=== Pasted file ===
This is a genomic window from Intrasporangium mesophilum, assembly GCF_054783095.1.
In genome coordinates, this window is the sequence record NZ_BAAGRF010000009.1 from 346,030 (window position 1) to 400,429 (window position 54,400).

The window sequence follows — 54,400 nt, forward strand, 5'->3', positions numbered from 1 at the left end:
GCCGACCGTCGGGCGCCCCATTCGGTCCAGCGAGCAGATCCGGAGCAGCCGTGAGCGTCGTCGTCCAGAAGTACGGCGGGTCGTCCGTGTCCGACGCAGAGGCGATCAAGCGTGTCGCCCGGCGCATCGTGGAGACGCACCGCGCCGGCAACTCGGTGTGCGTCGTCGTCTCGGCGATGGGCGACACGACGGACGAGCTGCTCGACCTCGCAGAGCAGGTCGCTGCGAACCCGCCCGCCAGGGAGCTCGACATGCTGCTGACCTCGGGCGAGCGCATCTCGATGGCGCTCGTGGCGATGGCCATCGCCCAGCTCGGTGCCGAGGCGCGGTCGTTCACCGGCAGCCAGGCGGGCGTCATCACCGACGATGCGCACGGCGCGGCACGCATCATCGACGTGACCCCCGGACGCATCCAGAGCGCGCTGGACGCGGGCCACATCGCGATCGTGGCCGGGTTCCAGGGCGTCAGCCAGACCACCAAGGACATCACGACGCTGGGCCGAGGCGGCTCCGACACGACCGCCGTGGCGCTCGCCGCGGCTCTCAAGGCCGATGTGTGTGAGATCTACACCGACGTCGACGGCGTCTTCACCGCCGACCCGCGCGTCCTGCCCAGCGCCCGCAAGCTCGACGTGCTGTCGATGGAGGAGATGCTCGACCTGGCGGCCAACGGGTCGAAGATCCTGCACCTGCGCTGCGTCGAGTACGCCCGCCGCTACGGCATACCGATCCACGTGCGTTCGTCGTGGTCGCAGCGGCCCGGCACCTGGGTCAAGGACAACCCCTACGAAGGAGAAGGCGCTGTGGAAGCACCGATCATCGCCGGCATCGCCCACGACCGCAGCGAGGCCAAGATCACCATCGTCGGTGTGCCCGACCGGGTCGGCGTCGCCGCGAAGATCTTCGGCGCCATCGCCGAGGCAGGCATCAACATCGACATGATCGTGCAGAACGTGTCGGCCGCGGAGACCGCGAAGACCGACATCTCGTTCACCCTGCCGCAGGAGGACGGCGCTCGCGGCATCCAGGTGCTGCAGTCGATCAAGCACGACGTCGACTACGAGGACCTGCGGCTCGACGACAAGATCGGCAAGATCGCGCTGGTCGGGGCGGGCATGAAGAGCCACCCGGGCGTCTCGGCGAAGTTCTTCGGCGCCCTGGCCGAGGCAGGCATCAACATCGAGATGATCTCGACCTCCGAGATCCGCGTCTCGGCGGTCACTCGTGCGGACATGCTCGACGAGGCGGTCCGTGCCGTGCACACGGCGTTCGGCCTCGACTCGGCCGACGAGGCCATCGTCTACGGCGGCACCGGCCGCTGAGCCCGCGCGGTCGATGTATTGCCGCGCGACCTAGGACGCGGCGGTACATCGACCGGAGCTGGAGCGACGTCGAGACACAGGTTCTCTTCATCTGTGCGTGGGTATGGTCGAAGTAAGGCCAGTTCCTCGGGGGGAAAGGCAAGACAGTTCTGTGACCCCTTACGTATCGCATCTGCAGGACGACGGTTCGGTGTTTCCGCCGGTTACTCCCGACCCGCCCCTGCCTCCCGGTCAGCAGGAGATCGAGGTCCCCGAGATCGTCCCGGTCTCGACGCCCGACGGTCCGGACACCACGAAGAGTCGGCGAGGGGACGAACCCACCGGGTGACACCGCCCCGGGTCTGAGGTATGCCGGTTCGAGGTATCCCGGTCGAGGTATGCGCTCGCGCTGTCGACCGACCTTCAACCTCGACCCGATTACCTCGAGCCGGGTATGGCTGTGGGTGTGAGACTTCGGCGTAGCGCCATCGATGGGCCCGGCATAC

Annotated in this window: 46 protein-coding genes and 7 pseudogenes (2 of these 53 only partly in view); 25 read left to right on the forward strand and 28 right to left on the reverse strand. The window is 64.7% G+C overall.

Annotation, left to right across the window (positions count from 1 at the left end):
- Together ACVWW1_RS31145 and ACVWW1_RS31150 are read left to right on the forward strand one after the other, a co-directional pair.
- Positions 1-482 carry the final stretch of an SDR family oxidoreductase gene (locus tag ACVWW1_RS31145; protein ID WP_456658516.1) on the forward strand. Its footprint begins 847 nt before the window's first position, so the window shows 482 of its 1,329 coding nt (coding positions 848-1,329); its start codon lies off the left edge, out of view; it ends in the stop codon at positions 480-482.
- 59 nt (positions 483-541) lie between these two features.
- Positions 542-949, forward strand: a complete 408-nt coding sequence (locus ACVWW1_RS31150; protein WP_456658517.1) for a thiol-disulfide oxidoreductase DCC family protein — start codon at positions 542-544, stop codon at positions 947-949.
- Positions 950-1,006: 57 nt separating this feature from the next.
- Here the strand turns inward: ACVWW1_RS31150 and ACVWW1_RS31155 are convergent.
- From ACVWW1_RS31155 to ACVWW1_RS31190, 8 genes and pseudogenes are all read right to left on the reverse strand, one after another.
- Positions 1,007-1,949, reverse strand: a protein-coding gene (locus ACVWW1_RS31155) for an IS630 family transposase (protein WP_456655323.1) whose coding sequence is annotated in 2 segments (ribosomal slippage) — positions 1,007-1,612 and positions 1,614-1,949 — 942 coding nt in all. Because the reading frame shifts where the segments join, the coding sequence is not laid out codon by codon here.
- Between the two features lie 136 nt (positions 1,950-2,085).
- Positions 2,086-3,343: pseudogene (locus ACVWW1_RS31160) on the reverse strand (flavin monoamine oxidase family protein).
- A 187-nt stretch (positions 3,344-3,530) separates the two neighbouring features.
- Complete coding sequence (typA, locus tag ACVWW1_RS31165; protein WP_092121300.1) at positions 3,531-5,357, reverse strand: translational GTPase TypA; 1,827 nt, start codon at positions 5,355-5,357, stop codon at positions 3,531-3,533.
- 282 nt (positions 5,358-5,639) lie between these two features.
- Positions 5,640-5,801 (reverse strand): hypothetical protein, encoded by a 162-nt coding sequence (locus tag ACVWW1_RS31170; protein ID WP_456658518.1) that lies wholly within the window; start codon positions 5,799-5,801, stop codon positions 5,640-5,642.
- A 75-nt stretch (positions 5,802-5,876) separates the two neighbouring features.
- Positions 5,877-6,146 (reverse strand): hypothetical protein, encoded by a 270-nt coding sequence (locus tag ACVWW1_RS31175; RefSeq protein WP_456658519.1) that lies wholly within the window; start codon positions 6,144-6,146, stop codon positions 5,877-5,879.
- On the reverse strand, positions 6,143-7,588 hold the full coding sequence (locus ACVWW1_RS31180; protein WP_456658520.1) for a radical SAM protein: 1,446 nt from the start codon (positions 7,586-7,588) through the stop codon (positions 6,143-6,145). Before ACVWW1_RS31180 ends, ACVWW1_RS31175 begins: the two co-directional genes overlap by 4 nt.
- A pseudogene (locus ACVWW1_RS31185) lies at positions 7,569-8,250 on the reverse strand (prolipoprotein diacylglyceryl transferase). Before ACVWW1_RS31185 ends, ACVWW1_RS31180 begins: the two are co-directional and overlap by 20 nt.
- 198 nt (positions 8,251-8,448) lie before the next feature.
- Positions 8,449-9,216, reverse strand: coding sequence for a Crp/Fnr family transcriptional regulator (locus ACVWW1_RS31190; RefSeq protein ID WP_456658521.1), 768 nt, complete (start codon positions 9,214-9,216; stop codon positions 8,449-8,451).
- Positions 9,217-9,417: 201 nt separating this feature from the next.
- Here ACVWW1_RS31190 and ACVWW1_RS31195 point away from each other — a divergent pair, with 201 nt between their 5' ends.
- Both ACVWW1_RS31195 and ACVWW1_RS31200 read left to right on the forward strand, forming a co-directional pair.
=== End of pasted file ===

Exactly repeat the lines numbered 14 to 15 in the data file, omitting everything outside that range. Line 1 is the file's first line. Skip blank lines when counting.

- Positions 1,007-1,949, reverse strand: a protein-coding gene (locus ACVWW1_RS31155) for an IS630 family transposase (protein WP_456655323.1) whose coding sequence is annotated in 2 segments (ribosomal slippage) — positions 1,007-1,612 and positions 1,614-1,949 — 942 coding nt in all. Because the reading frame shifts where the segments join, the coding sequence is not laid out codon by codon here.
- Between the two features lie 136 nt (positions 1,950-2,085).